Tracking desertification with satellites highlighted at UNCCD COP

24 October 2005
With a quarter of the Earth’s land surface
affected, the United Nations Convention to Combat Desertification
regards desertification as a worldwide problem. Delegates from the
170-plus signatories to the Convention currently gathered in Nairobi
have been briefed by ESA representatives and national partners on how
satellites are being used to track desertification in Europe.
The Seventh Session of the Conference of
the Parties (COP 7) of the United Nations Convention to Combat
Desertification (UNCCD) began in Kenya’s capital on 17 October and is
due to conclude 28 October. The COP is the main decision making group
of the UNCCD, which meets regularly to further the Convention’s
The UNCCD was established in 1994, in the
wake of the 1992 Earth Summit in Rio de Janeiro which recognised
desertification as a major social and environmental problem.
Desertification does not so much refer to the spread of existing
deserts as the creation of new ones, through the reduction of
productivity of vulnerable dryland areas by soil deterioration and
erosion as well as the long-term loss of natural vegetation.
Such drylands cover 40% of the world’s
land surface, and are the habitat and source of livelihood for more
than one billion people. Of the 5200 million hectares of drylands used
for agriculture, more than 70% are classed as degraded. Asia, Latin
America and Africa are particularly under threat, but some 30 million
hectares of European territory bordering the Mediterranean are also
affected, potentially threatening the livelihoods of 16.5 million
ESA is backing a satellite-based information service called
DesertWatch, working with national partners of four of the European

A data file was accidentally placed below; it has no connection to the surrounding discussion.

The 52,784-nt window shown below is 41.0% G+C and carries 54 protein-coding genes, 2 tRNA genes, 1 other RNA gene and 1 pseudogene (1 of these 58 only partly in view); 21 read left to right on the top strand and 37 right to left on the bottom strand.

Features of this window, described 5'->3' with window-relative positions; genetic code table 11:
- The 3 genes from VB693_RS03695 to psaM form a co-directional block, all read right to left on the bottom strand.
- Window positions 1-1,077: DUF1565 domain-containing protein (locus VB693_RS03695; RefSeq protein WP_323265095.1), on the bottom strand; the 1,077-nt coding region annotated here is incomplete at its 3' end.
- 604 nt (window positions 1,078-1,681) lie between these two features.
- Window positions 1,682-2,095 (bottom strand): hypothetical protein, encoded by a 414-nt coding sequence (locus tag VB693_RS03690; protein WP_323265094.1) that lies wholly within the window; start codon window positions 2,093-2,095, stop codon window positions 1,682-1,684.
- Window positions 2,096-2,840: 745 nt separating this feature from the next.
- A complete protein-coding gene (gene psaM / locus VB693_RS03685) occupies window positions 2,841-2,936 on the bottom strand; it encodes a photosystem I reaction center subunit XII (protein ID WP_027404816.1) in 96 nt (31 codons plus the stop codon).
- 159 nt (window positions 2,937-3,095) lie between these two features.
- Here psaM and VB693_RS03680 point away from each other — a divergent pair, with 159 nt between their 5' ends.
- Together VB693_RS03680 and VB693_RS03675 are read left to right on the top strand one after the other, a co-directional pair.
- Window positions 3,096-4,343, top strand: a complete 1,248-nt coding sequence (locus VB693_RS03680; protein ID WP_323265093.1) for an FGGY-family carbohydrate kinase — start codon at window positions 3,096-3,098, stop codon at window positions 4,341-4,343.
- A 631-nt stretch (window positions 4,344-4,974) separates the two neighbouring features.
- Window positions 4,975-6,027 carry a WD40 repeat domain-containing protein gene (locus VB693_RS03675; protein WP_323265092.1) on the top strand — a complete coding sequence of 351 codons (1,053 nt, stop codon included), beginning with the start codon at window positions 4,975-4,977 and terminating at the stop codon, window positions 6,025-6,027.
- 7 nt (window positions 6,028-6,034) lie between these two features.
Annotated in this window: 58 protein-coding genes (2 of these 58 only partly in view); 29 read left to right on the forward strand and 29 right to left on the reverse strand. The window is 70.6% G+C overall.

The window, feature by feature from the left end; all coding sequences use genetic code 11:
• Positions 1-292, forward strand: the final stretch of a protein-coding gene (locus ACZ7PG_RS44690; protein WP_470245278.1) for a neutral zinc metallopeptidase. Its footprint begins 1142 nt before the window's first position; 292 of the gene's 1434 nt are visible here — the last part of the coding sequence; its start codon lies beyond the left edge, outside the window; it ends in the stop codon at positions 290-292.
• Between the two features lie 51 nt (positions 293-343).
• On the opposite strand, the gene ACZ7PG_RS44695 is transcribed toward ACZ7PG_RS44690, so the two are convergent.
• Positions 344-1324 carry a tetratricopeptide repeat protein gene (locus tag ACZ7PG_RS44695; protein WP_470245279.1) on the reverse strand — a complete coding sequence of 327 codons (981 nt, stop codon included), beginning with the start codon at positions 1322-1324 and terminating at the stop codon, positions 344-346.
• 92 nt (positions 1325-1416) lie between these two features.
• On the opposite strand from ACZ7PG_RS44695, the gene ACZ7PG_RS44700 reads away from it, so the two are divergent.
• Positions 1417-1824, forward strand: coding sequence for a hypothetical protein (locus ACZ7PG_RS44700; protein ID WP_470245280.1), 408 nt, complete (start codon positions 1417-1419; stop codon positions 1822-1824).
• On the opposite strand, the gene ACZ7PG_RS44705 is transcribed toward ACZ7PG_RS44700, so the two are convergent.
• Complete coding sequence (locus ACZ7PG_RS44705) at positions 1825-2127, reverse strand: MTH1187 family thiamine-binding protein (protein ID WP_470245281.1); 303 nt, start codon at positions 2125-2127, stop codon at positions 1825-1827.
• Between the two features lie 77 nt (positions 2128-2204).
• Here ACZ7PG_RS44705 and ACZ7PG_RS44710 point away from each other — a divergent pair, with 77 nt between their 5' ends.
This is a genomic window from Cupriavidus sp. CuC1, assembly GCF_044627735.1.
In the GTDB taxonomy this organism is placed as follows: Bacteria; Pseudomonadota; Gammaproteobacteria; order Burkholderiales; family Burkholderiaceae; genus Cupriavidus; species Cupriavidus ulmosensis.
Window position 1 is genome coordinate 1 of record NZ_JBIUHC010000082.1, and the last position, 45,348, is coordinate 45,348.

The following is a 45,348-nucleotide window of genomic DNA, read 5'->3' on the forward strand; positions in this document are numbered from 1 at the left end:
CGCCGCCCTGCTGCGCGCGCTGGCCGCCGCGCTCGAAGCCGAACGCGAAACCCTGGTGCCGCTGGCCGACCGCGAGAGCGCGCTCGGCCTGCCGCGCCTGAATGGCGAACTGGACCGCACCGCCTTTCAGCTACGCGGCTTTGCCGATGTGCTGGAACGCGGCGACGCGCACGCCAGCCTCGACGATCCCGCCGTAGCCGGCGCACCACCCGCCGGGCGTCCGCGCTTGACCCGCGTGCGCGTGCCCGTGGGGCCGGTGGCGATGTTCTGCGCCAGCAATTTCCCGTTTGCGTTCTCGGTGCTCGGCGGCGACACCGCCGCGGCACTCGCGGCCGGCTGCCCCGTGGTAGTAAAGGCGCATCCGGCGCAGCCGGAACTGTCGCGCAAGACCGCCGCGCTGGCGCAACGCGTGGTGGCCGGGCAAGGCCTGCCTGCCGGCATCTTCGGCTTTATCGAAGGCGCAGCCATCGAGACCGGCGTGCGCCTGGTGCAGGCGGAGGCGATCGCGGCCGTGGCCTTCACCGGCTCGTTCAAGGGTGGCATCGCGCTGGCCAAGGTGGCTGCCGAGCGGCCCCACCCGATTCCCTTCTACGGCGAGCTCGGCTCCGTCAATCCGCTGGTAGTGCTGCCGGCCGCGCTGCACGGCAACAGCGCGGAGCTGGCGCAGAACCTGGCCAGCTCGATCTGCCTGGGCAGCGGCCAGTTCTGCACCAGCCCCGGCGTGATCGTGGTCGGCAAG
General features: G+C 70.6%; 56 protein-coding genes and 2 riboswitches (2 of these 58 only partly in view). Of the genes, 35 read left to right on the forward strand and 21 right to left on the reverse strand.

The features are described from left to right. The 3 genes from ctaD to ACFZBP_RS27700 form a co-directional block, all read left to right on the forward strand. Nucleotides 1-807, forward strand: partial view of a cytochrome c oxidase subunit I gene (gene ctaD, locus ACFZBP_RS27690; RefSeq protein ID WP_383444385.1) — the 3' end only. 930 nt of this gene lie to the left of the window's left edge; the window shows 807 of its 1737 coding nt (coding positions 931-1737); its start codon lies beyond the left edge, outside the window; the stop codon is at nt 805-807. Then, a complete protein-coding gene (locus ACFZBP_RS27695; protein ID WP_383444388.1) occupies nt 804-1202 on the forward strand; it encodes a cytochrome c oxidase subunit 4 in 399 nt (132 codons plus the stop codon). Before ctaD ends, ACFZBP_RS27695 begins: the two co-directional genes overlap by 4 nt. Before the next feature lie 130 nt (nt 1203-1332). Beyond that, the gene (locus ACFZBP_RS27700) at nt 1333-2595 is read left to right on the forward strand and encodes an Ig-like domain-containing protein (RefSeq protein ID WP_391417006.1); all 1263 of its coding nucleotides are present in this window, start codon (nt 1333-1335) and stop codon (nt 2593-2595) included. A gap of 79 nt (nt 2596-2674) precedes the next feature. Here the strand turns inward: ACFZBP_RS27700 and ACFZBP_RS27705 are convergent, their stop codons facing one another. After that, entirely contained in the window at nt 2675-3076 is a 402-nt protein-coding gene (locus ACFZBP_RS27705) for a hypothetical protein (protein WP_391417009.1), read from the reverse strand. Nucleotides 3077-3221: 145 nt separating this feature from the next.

countries most affected by desertification: the Greek, Italian,
Portuguese and Turkish National Representatives to the UNCCD.
desertification can be remedied or even reversed, provided information
is available on what areas are most at risk. Satellite images can
highlight relevant land use change along with increased surface
reflectivity, temperature, dryness and dustiness. Infrared sensors can
detect vegetation stress due to environmental shifts.
This satellite data is being combined with
in-situ information, processing tools, models and geo-information
systems (GIS) to create standardised and comparable geo-information
products that can also be used to satisfy UNCCD reporting requirements.
DesertWatch products include national and
sub-national risk maps plus severity/recovery maps, pressure indicators
and state indicators. The intention is to create a means of
authoritatively assessing and monitoring desertification and its trends
over time.
ESA is manning an exhibit throughout the
UNCCD COP, and in addition on Thursday 20 October the Agency co-hosted
a lunchtime briefing session on DesertWatch with its national partners.
At the meeting, the first results from the project were presented to
more than 30 delegates from different countries worldwide.
“DesertWatch is not a research project but
rather the development and demonstration of a handsome software package
responding to needs and requirements of our users to better monitor and
assess desertification and land degradation using Earth Observation
technology” explained Olivier Arino of ESA. “The intention is that once
the system has been successfully demonstrated it will be transferred to
users for continued operation.”
DesertWatch builds a long history of ESA
working with the secretariats of International Conventions and
developing services intended to meet their needs. While DesertWatch is
for the moment focused on what UNCCD classes as ‘Annex IV’ countries ?±
meaning the Northern Mediterranean ?± the potential exists for the same
approach to be utilised more widely in support of Convention
Part of ESA’s Data User Element, the 24?±month DesertWatch project began in
September 2004. Italy’s Advanced Computer Systems SpA is leading
DesertWatch on behalf of ESA. Additional contributors include Spain’s
National Research Council ?± Arid Zones Research Station (EEZA), Italy’s
Ente per le Nuove Tecnologie, L’Energia e l’Ambiente in Rome (ENEA) and
University of Sassari Desertification Research Group (NRD), the
Research Institute for Knowledge Systems in the Netherlands (RIKS) and
the Remote Sensing Department of the University of Trier in Germany.
(Credits ESA
Author: EARSC

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